The lack of fresh air and close proximity to people means planes can be a hotbed for germs. And while nobody wants to start their holiday by getting ill, for athletes travelling abroad to compete, it could risk ruining a career-defining tournament.
Respiratory illnesses like cough and colds are the biggest cause of athletes missing training, according to research by the English Institute of Sport, so ahead of the Tokyo 2020 Olympics, researchers are looking to reduce these illnesses.
They’ve released five tips for athletes looking to protect themselves while travelling, but they may well come in handy next time you’re on a plane, too.
5 ways to avoid getting ill on a plane:
1. Choose a window seat to minimise contact with potential germ carriers.
2. Avoid seats near the toilets, the busiest part of the plane.
3. Drink plenty of water.
4. Put on the air con – the air conditioning blower may create a “cone of protection” that stops germs reaching you.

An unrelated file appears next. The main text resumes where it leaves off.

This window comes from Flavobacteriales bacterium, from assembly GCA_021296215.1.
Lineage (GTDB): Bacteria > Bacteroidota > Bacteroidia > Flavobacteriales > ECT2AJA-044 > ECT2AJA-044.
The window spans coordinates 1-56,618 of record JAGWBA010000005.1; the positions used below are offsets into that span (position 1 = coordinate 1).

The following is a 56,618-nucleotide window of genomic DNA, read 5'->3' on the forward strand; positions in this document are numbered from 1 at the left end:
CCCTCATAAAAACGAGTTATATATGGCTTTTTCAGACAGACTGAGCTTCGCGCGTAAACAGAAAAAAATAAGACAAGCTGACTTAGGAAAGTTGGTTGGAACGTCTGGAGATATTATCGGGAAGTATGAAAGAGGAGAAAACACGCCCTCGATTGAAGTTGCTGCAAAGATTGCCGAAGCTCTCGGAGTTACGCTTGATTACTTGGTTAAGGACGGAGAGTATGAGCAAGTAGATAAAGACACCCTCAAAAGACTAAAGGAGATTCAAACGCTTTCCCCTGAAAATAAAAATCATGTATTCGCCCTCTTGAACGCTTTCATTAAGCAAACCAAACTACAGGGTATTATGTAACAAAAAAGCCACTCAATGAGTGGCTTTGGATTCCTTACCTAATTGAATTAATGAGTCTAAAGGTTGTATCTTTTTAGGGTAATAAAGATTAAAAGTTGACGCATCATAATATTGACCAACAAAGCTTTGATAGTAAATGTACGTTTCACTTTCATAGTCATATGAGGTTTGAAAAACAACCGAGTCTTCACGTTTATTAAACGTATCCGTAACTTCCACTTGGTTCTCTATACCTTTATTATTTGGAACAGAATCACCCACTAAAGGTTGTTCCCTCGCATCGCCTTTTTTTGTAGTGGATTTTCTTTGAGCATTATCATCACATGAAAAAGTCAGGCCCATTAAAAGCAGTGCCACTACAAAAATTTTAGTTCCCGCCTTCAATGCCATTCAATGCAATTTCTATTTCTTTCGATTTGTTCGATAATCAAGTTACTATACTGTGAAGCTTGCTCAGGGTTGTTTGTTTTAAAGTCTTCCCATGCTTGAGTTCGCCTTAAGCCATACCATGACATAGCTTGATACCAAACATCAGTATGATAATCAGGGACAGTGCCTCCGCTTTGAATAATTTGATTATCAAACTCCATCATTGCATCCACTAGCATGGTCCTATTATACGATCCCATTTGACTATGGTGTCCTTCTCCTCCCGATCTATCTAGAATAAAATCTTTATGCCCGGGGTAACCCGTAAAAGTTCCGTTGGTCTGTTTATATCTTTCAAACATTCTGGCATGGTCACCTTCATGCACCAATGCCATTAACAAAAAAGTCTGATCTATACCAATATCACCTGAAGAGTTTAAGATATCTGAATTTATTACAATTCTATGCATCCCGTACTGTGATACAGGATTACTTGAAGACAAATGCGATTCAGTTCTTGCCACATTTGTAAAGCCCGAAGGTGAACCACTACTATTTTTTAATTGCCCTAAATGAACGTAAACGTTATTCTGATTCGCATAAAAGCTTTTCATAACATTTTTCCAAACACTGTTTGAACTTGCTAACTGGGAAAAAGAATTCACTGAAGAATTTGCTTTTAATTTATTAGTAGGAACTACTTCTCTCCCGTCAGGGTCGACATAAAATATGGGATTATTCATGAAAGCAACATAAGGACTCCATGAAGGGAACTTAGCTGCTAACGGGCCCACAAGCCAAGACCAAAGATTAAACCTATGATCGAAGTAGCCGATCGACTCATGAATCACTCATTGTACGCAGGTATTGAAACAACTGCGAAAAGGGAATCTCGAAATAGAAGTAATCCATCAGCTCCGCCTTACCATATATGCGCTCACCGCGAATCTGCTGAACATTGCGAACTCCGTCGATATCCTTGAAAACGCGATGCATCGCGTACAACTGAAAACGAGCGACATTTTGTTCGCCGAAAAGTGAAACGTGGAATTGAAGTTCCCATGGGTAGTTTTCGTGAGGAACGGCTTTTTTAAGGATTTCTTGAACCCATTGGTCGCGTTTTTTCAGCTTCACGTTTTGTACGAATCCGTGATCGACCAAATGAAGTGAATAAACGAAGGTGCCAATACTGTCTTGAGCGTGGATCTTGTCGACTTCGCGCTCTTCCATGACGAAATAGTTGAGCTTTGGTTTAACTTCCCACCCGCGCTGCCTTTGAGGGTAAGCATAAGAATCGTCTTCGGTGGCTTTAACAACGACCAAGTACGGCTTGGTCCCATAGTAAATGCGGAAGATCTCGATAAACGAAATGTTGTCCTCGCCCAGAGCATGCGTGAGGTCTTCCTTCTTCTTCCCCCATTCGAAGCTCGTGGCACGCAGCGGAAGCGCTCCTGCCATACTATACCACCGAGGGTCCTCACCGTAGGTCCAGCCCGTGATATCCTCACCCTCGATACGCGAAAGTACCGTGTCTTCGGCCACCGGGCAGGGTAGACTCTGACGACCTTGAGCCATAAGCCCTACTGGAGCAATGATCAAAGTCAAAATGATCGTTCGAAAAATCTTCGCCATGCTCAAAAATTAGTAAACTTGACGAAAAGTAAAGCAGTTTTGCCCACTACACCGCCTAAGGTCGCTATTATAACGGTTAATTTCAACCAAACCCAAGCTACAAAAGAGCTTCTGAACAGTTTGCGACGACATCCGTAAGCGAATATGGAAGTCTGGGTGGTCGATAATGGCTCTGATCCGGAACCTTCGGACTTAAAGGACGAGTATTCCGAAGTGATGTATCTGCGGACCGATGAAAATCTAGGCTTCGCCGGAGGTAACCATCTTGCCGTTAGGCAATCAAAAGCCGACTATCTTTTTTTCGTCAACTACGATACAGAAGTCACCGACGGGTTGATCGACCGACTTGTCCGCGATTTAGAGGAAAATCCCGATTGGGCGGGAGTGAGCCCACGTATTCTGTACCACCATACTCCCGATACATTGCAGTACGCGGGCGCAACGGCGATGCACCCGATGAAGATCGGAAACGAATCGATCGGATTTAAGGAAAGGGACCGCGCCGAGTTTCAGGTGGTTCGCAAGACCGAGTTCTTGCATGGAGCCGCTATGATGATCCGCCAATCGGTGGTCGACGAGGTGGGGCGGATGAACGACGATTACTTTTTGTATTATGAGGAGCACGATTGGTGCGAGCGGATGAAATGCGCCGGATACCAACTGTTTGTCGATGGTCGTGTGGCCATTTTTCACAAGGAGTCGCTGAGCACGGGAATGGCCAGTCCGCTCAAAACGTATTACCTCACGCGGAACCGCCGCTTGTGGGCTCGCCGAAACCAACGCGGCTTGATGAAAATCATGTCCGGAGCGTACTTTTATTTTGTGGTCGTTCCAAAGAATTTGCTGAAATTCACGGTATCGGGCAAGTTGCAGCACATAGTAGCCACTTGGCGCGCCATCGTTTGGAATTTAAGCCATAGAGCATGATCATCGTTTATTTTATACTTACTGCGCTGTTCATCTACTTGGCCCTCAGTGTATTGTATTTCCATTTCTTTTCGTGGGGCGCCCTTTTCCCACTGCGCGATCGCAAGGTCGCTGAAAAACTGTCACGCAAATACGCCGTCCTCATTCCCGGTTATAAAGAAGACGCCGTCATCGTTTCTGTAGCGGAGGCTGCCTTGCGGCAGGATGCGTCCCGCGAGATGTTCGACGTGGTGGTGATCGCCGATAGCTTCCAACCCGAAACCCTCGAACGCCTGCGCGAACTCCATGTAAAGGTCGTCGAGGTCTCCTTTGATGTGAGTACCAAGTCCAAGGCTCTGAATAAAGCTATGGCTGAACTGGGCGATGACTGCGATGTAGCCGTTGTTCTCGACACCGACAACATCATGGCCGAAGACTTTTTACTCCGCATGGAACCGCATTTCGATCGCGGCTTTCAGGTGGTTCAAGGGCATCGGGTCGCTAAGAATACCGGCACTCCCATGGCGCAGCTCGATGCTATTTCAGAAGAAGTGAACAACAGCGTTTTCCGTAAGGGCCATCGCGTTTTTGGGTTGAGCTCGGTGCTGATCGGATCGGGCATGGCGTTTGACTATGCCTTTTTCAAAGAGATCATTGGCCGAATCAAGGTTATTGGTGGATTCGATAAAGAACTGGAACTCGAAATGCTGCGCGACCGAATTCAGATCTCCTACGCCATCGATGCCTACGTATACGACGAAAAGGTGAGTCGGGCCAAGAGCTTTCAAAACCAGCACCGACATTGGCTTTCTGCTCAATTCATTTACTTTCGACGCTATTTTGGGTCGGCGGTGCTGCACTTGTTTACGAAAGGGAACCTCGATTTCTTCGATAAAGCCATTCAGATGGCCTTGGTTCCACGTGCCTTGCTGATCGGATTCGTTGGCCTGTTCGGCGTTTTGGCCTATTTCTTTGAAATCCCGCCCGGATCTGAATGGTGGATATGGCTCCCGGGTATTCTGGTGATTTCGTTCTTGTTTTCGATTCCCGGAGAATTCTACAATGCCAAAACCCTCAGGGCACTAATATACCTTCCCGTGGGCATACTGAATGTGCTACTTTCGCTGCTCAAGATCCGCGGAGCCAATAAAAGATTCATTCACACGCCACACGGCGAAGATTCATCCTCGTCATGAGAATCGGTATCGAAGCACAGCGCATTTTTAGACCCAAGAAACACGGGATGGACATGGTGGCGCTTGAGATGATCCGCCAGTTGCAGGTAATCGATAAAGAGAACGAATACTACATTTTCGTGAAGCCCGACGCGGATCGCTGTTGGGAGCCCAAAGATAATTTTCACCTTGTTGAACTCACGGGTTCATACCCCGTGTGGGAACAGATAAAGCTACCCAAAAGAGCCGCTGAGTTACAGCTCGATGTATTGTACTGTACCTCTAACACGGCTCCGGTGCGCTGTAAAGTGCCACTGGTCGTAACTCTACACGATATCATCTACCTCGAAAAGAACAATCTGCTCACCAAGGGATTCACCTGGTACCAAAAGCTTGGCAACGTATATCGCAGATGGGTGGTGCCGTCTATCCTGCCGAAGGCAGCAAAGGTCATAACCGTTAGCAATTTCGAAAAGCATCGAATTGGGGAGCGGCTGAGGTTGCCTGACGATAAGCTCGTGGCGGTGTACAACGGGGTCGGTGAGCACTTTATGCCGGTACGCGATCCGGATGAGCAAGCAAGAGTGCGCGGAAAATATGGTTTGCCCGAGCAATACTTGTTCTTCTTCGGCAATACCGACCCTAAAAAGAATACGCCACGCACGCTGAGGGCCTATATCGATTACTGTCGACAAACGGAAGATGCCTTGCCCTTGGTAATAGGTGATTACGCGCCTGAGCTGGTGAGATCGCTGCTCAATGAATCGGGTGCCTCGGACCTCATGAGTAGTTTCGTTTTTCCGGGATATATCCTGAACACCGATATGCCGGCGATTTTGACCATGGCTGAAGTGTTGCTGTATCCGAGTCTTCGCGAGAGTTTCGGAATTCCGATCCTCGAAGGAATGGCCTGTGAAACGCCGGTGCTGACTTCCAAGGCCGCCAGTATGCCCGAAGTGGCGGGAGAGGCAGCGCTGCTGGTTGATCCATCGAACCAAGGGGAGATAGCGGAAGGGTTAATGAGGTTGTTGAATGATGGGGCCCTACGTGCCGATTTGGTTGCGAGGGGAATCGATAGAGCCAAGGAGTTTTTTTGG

5. Disinfect the armrests, seatbelts, buckles and trays.
Of course, hand washing is also important for reducing the risk of illness, whether you’re trying to prevent the spread of norovirus on the ground or flu in the air.
“We are working with the vast majority of Olympic and Paralympic sports on effective hand-washing techniques in preparation for the Tokyo games, which includes tools such as the SureWash training system and UV light boxes,” said Craig Ranson, director of athlete health for the English Institute of Sport.
“This is hugely important given that respiratory and gastro-intestinal illnesses are two of the biggest health threats to athlete availability for preparation and performance.”
Professor Sally Bloomfield, from the London School of Hygiene and Tropical Medicine, previously told HuffPost UK you should also avoid touching your eyes, nose and mouth on planes, as these areas are prime gateways for germs to enter the body. She recommended packing a nasal spray designed for treating the common cold.
“Dose yourself once you get to the other end because it takes time for the cold virus to burrow into the tissues of your nose,” she added. “And if you catch it in the early stages, you can prevent a cold.”